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Kentucky Trivia

December 15, 1792, Kentucky authorized the 1st lottery by law to enable the Dutch Presbyterian Society to rise $500 to erect a house of Worship.  Kentucky in Retrospect by Lila Jones Kington, pg: 31

On December 15, 1823, Kentucky created Oldham County from Henry, Shelby, and Jefferson Counties and named it in honor of the Revolutionary War Colonel William Oldham.  La Grange is the county seat.  Other communities include Crestwood, Goshen, Orchard Grass Hills, Pewee Valley, River Bluff, Buckner, Westport, Ballardsville, Brownsboro, Centerfield, Floydsburg, Park Lake, and Prospect.  Oldham, the 76th county created and the wealthiest county, covers 196 square miles.

Kentucky 1823
By David Benbennick

December 15, 1864, the CSA Army burned the Princeton Courthouse in Caldwell County. 

December 15, 1871, a convention of Kentucky lawyers in Louisville recommended the legislature allow the admission of “black” testimony to the same extent as whites.

December 15, 1926, Nelson County Deputy Sheriff Lee Hagan suffered a fatal heart attack while searching for stills in the Balltown area of Nelson County.

December 15, 1937, UK played Berea College and won 69-35 in Alumni Gymnasium.

December 15, 1939, Maysville, native John Robert Marsh attended the Atlanta world premiere of Gone with the Wind written by his wife, Margaret Mitchell.  A graduate of the UK, Marsh is suspected of having provided his wife with the inspiration for one of the book’s characters – Belle Watling – based on Lexington madam Belle Brezing.

December 15, 1950, Army PVT Gene T. Hall from Carter County died in the Korean War.

December 15, 1967, Army SSG David P. Jewell from Owensboro and Army SFC Dan Wagner Jr from Pineville in Bell County died in the Vietnam War.

December 15, 1970, McCracken County Conservation Officer, Joe Alexander, charged the Illinois Central Railroad and one of its employees with polluting Crystal Creek in Lee County.

At 6:00 p.m., December 15, 1972, the Lexington Bluegrass Airport required all customers to go through metal detectors before they boarded their planes.

December 15, 1979, Eastern Kentucky Colonels won the NCAA Division I-AA Championship football game in Orlando Stadium over the Lehigh Engineers 30-7.  Governor John Y. Brown Jr. declared the week of January 20–26, 1980, as “EKU National Football Champions Week” in the state.  Head coach Roy Kidd led the Colonels for his 16th season.

December 15, 1981, the U.S. House approved a proposal to make the Falls of Ohio at Louisville a National Wildlife Conservation area.

December 15, 1985, Mayor-elect Jerry Abramson and County-Judge-Executive-elect Harvey Sloane came to a historic agreement for Louisville and Jefferson County, covering tax-sharing, joint agency funding, and annexation.  The two entities did not merge officially till 2003.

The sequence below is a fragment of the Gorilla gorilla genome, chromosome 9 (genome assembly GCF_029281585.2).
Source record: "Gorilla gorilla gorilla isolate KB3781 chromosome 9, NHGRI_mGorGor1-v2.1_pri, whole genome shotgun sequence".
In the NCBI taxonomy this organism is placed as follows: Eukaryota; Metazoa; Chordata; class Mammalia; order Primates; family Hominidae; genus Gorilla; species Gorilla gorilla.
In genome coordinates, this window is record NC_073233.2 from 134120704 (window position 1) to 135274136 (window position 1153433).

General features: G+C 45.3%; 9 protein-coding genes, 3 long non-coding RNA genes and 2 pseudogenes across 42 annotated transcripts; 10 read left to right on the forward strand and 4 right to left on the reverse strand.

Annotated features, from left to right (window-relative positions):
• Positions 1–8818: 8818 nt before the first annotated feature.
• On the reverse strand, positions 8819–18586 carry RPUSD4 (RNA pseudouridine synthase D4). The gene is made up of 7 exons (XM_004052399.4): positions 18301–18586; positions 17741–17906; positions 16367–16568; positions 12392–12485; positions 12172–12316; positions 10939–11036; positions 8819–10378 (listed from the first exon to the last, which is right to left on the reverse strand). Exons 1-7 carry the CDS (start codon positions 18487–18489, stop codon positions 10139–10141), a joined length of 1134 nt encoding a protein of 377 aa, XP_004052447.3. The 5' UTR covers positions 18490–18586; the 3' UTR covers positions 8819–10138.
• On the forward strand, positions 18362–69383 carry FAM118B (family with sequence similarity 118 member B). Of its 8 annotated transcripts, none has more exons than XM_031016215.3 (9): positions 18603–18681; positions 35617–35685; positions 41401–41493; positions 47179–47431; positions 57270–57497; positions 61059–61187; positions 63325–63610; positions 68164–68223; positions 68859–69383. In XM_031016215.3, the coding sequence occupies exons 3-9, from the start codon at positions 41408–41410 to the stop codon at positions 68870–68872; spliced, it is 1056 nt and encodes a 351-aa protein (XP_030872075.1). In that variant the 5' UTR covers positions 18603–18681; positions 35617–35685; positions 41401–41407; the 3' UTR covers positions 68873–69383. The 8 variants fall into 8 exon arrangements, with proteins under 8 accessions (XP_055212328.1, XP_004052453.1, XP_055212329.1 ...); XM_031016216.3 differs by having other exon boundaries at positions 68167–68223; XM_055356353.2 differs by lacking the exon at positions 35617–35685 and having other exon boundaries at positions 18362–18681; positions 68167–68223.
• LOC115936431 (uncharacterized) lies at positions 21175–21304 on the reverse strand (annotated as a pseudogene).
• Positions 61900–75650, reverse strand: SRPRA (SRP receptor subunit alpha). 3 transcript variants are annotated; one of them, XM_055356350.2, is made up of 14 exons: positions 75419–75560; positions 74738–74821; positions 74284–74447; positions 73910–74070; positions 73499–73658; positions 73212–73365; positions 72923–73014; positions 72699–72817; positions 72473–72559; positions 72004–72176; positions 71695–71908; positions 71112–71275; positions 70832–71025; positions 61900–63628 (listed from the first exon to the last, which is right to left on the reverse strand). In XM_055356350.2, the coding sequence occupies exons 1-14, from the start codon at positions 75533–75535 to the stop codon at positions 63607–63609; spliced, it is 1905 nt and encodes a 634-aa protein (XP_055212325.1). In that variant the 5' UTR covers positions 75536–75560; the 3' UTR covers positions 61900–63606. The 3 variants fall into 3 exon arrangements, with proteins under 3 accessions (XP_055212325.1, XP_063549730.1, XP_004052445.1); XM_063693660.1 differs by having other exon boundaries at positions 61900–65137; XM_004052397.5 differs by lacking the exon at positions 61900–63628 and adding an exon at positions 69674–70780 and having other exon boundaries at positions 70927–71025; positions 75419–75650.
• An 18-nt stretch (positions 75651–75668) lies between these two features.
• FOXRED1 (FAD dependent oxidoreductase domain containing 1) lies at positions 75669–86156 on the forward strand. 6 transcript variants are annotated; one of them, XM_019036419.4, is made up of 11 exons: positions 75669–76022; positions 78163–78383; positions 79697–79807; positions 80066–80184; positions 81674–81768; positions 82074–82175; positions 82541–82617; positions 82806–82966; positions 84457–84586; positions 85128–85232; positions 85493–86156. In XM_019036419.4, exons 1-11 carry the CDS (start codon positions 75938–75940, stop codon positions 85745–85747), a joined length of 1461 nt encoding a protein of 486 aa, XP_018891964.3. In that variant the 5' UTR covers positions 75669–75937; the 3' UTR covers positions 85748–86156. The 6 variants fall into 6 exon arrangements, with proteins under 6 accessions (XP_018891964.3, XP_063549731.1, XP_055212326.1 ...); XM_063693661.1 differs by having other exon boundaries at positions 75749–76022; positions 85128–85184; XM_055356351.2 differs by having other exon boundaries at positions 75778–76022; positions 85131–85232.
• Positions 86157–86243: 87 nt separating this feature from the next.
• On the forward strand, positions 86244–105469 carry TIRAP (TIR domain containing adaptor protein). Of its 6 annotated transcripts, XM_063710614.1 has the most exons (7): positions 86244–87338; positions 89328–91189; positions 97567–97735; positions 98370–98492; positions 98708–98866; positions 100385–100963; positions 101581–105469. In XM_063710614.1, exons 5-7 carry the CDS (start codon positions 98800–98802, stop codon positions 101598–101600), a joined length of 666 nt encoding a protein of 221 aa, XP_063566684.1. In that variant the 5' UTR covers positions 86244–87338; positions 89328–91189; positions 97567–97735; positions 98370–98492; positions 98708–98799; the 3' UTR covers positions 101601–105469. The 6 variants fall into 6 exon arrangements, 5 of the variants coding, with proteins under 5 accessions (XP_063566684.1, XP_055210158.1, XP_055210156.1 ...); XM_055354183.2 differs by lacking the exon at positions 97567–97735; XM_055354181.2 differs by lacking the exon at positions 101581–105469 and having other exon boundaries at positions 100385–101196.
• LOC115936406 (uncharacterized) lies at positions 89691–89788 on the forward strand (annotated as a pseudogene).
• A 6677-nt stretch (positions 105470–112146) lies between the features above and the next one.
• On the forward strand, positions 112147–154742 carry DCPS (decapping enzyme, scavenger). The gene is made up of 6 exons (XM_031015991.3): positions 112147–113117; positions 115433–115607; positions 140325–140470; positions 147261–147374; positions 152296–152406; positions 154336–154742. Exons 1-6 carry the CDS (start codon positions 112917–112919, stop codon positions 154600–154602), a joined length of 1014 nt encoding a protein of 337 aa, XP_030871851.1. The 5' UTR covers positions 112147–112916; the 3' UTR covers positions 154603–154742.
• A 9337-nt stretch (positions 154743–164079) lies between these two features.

December 15, 1986, locals convicted a Jefferson policeman and ex-Marine of robbing four savings and loans seven times over seven months.  The 1st Louisville policeman convicted of robbery stole $24,508 and received 30 years.

December 15, 1990, the Reverend Louis Farrakhan finished his 15-month, 50-city tour with a speech in Louisville that touched on everything from the high rate of homicides among young black men to the Persian Gulf crisis to abortions.  The speech before an estimated 5,000 marked Farrakhan’s 1st visit to Louisville.

December 15, 1995, William Robards Buster, the former director of the Kentucky Historical Society, died.  He also served as deputy adjutant general for two Kentucky governors.

December 15, 2005, Army SGT John D. Morton 31, of Stanton, died in Afghanistan fighting in Operation Enduring Freedom.

December 15, 2008, officials announced that “Valley of the Drums” may need to be cleaned again.  In December 2008, EPA inspectors found about four dozen rusted metal drums on land just outside the dump that it capped and fenced in the 1980s.  Locals found the drums in a portion of the Jefferson Memorial Forest.

December 15, 2009, Air Force Tech SGT Anthony C. Campbell Jr., 35, of Florence, died in Afghanistan fighting in Operation Enduring Freedom.

December 15, 2018, Harlan County native Jerry Donald Chesnut passed away.  Jerry’s country music hits included “Good Year for the Roses,” recorded by Alan Jackson, George Jones, and Elvis Costello and “T-R-O-U-B-L-E” recorded by Elvis Presley in 1975 and Travis Tritt in 1992.

December 15, 2019, Rhyne Howard’s three-pointer at the buzzer clanged off the rim and #14 Kentucky fell to #7 Louisville 67-66 in Rupp Arena.

December 15, 2021, Hopkinsville native Gloria Jean Watkins, better known as bell hooks, died.  She published around 40 books and appeared in documentary films and public lectures addressing love, race, class, gender, art, history, sexuality, mass media, and feminism.  Meanwhile, President J. Biden visited a tornado-ravaged Mayfield.

December 15, 2022, UK sprinter Abby Steiner won The Bowerman — the most prestigious collegiate track and field award presented by the United States Track & Field and Cross Country Coaches Association.